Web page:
Written by Mary Lieu on the 8th of November, 2016
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Sarah Mak, David Llyod-Lewis, and their team at TheStoryBoxes, are the brains behind our SheStarts video. We spoke to Sarah about her entrepreneurial journey early last month, but wanted to delve a little deeper into the mission behind the video and the women who played a part in it. Aimee Hourigan, Impact Producer at TheStoryBoxes, was kind enough to share her insights into the making of the film with us.
By Aimee Hourigan
It’s often said that before people can change the world they must first be understood.
The social and personal standards that we set for ourselves as a society seem to dictate that we must be able to communicate our goals and dreams with readiness and ease. They say we must be remarkable and limitless, able to take risks that put us in the spotlight and solidify our difference from others. We must create products, services, and processes whose underlying purposes are to change lives and meaningfully contribute to the discussion of several key social issues.
And yet, the actual requirements for being remarkable far outweigh the opportunities, particularly for women, and even more so in technology and business.
At TheStoryBoxes, we can proudly say we have a 50/50 gender balance when it comes to the remarkable individuals who work in our studio. What’s more, we try whenever possible to rotate roles – the cinematographer becomes producer, the producer becomes the director – to keep the creative juices flowing and to further our skillsets in multiple areas.
When people “graduate” from our team, we know they have the know-how to go on and do great things.
However, as a whole, Australia’s gender status is poor. Our nation ranks at number 36 on the Global Gender Gap index (2015), beneath countries such as Mozambique, Lithuania, and Namibia. Only 28% of tertiary STEM students are female, and only a third of all technology jobs, including those in IT/computer departments within other industries, are held by women.
But the gender gap is about more than just the numbers, more than just the facts. It’s about the people – the amazing, talented women who sit at the core of those professions and industries, who come with their ideas and their ambitions only to be knocked down by a society that has yet to recognise their hard-earned brilliance.
The broad social perspective on tech startups is pigeonholed, or so it would seem. Creating a tech startup is limited to those who have a background or experience working in the field of information technology or computer science, who can understand the intricate inner-workings of a mobile device, who can break apart and rebuild a circuitry system in 30 seconds flat.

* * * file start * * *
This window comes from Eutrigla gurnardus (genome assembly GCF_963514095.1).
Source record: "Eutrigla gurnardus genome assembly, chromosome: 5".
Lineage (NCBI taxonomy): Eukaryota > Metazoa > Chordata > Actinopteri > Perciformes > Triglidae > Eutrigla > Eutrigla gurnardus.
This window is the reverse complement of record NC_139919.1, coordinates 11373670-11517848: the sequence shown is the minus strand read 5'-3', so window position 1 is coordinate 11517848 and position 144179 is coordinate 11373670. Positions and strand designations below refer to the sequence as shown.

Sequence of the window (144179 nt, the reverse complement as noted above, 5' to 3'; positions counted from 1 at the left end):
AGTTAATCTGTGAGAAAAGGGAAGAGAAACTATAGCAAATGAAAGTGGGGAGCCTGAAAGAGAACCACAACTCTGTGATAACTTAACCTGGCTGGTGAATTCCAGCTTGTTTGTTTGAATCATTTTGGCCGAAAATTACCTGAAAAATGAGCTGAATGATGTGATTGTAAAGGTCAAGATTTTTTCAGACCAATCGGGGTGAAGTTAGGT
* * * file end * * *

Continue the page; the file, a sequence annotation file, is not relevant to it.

Does that seem unrealistic?
Investors and venture capitalists around the globe are now taking purposeful measures to create funding networks, competitive incubators, and accelerator programs that focus on providing funding for startups founded by women. We’ve been privileged to work with SheStarts, an Australian accelerator program doing just that – they’ve committed to fund and launch 10 female-led startups simultaneously, taking entries from ambitious women with poignant ideas living anywhere in Australia.
We produced their launch film during four intensive days in late September. Creating a film that would showcase the diversity of women and remove the gender stigma surrounding tech founders and the startup world in such a “compact” time frame was ambitious. Yet, guided by our creative storytelling process – a well-established means of filmmaking that combines the empathetic powers of the heart with the proactive curiosity of the mind – we (to put it in the vernacular) hit the ground running.
As we hustled to reach out to our professional networks and social circles to find women keen to participate, we were overwhelmed to see how many bold and remarkable women we actually knew.
Women like Kristin, a national champion powerlifter who only started the strength sport 6 months ago. Women like Kristen and Nadine, whose passion for bringing a greater female presence to children’s television and animated content has made them a notable force to be reckoned with in the screen and entertainment industry. Women like Virginia, who balances motherhood with her career as a natural foods chef, yoga instructor, and health coach.
We were also thrilled to feature women currently working in the tech industry; women who have met the startup glass-ceiling and powered through it. Women like Cas, whose idea to create Writally – a streamlined service guiding businesses to create well-written blogs – came to her whilst doing the mundane task of weeding her front yard. Women like Danielle and Sheree of Therapair, who showed the same dedication they apply to their business – an online platform making massages more comfortable for the customer by letting them get to know their massage therapist before they book an appointment – to our film, travelling more than an hour solely to be a part of the production. Women who are, without a doubt, remarkable.
Seeing all the women get involved and respond so positively to the SheStarts program gave us an incredible sense of confidence and faith in the message behind the film. These are women who are studying to be mechanical engineers and chemical scientists, who are disability advocates and animal cruelty activists, who are entrepreneurs, bloggers, personal trainers, mothers, sisters, wives, and girlfriends.
But no matter what they did, or where they came from, these women believed in the message of SheStarts: through opportunity comes change.
After all, in the unchartered world of tech startups, it’s not your tech or business knowledge that defines your success but the resilience, commitment and energy you put into turning your ideas into a reality.